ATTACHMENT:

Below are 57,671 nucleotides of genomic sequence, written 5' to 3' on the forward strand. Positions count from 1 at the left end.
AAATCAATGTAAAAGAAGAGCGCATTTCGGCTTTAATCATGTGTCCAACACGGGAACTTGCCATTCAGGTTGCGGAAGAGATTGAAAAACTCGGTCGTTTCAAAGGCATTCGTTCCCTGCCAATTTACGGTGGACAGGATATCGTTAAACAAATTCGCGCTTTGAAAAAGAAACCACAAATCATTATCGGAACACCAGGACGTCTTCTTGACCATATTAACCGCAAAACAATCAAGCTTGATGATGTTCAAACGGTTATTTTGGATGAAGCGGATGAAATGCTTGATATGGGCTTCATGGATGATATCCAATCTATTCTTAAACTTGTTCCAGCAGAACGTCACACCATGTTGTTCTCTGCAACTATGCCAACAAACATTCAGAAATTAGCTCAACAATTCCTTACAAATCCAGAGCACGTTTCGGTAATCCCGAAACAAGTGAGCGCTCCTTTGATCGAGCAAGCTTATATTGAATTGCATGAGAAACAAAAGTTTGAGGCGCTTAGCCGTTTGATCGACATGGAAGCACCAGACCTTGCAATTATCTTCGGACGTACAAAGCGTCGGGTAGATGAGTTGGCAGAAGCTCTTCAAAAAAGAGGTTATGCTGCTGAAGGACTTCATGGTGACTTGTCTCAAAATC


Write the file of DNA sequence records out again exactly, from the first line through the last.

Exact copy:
Below are 57,671 nucleotides of genomic sequence, written 5' to 3' on the forward strand. Positions count from 1 at the left end.
AAATCAATGTAAAAGAAGAGCGCATTTCGGCTTTAATCATGTGTCCAACACGGGAACTTGCCATTCAGGTTGCGGAAGAGATTGAAAAACTCGGTCGTTTCAAAGGCATTCGTTCCCTGCCAATTTACGGTGGACAGGATATCGTTAAACAAATTCGCGCTTTGAAAAAGAAACCACAAATCATTATCGGAACACCAGGACGTCTTCTTGACCATATTAACCGCAAAACAATCAAGCTTGATGATGTTCAAACGGTTATTTTGGATGAAGCGGATGAAATGCTTGATATGGGCTTCATGGATGATATCCAATCTATTCTTAAACTTGTTCCAGCAGAACGTCACACCATGTTGTTCTCTGCAACTATGCCAACAAACATTCAGAAATTAGCTCAACAATTCCTTACAAATCCAGAGCACGTTTCGGTAATCCCGAAACAAGTGAGCGCTCCTTTGATCGAGCAAGCTTATATTGAATTGCATGAGAAACAAAAGTTTGAGGCGCTTAGCCGTTTGATCGACATGGAAGCACCAGACCTTGCAATTATCTTCGGACGTACAAAGCGTCGGGTAGATGAGTTGGCAGAAGCTCTTCAAAAAAGAGGTTATGCTGCTGAAGGACTTCATGGTGACTTGTCTCAAAATC